You already talked about universal pre-K for 3- and 4-year-olds, making health care affordable by, among other things, expanding Medicare to include hearing. This is beneficial to hundreds of thousands of my constituents, in fact, all of my constituents, when you think about climate change and how it impacts literally everybody on the planet.

And this is something that Democrats did by unifying. And, of course, I got to give House progressives credit. Through insisting that we pass both the bipartisan infrastructure bill and the larger Build Back Better Act, we were able to get this done. And now it goes to the Senate, where Democrats in the Senate have got to do the right thing.

JOHNSON: So, Congressman Jones, this is where this is key, right?

This is where we got to go all "Schoolhouse Rock" for people, because a lot of folks are seeing this news right now. Yes, BBB, it passed. All right, it got through the House. Everyone`s dancing and singing. Now it`s at the Senate.

What has to happen? Break it down like we`re 6. What has to happen in the Senate for this bill to end up at the desk of President Joe Biden and signed?



So, one of two things can happen. The Senate can pass the House version of the Build Back Better Act, or it can make changes, which is its prerogative. That`s going to be through, hopefully, a conferencing process that results in a Senate version that is also acceptable to the House, and we will have to vote to pass it again.

And then it will go to the president`s desk for his signature. I am so confident that this will get done. I`m optimistic that we will do it this year. Obviously, we have got a bunch of other things to deal with, including the debt ceiling in a few weeks.

But, by all accounts, this is something that even Joe Manchin understands the importance of.

JOHNSON: So, one of the critiques that the Democratic Party faces, sometimes fairly, sometimes, I think, frankly, unfairly, is you all don`t always know how to sell good things that you do, right?

Like, we should -- you should still be getting credit for, like, the CARES Act and COVID relief and everything else like that. And the American public is like, oh, what have you done for me lately, other than put shots in arms?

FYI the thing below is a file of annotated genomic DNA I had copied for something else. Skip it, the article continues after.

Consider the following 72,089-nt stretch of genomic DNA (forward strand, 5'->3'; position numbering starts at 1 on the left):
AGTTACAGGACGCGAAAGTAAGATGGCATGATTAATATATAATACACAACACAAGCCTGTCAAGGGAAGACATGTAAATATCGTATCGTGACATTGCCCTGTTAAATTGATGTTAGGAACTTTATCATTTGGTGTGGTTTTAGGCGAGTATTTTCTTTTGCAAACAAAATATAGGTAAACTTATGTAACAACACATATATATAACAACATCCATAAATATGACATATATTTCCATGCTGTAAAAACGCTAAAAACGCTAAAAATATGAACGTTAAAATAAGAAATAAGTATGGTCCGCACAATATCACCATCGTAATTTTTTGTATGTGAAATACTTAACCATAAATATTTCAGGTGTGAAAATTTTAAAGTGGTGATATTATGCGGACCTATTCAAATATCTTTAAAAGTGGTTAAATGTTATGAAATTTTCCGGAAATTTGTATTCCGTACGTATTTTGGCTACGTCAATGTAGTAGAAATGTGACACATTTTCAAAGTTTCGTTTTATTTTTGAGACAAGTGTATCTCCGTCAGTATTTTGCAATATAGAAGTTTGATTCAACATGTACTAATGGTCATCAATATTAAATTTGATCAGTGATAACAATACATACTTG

What does the Democratic Party need to do right now to sell this to America? The midterms, quite frankly, from a political standpoint, start sometime in January. What`s the message that Democrats need to have everywhere across the country, from Arizona, to Montana, to Michigan, to New York, to say, hey, the Build Back Better plan makes a difference for you, and you need to keep us in our jobs?

What`s the message?

JONES: We have got to be talking about it nonstop, specifically how it`s going to cut costs for most Americans in this country.

I mean, this is a huge middle-class tax cut. And, of course, it does also make the wealthiest in our society pay their fair share, so that everyone can live in dignity. This is going to reduce the cost of health care, also the cost of child care. And, of course, it makes pre-K universal. It extends the child tax credit.

And this is something that creates millions of good-paying union jobs over the course of the next decade. We have got to be talking about this and so much more nonstop. And, of course, we cannot forget that we passed just two weeks ago the bipartisan infrastructure bill, which is also a significant achievement for this president and for this Democratic Congress.

Our roads, our bridges, and our highways have been in need of repair for more than a generation. And people are going to see the results of that once-in-a-lifetime investment in their local communities.

JOHNSON: Congressman Mondaire Jones, thank you so very much for your time.

I think this is a great bill. You need to get like Pharrell to come up with like a BBB song or something that you can sell. I think you guys can -- I think you guys can make this work. Thank you so much for joining us this evening.

Republicans ramp up their assault on America`s elections with a new push to get rid of a bipartisan elections agency and maybe even send its members to jail.

We will be right back after this break on THE REIDOUT.



JOHNSON: While Democrats are taking active steps to show voters how they are working to improve the lives of all Americans, Republicans have taken to a different strategy for future elections.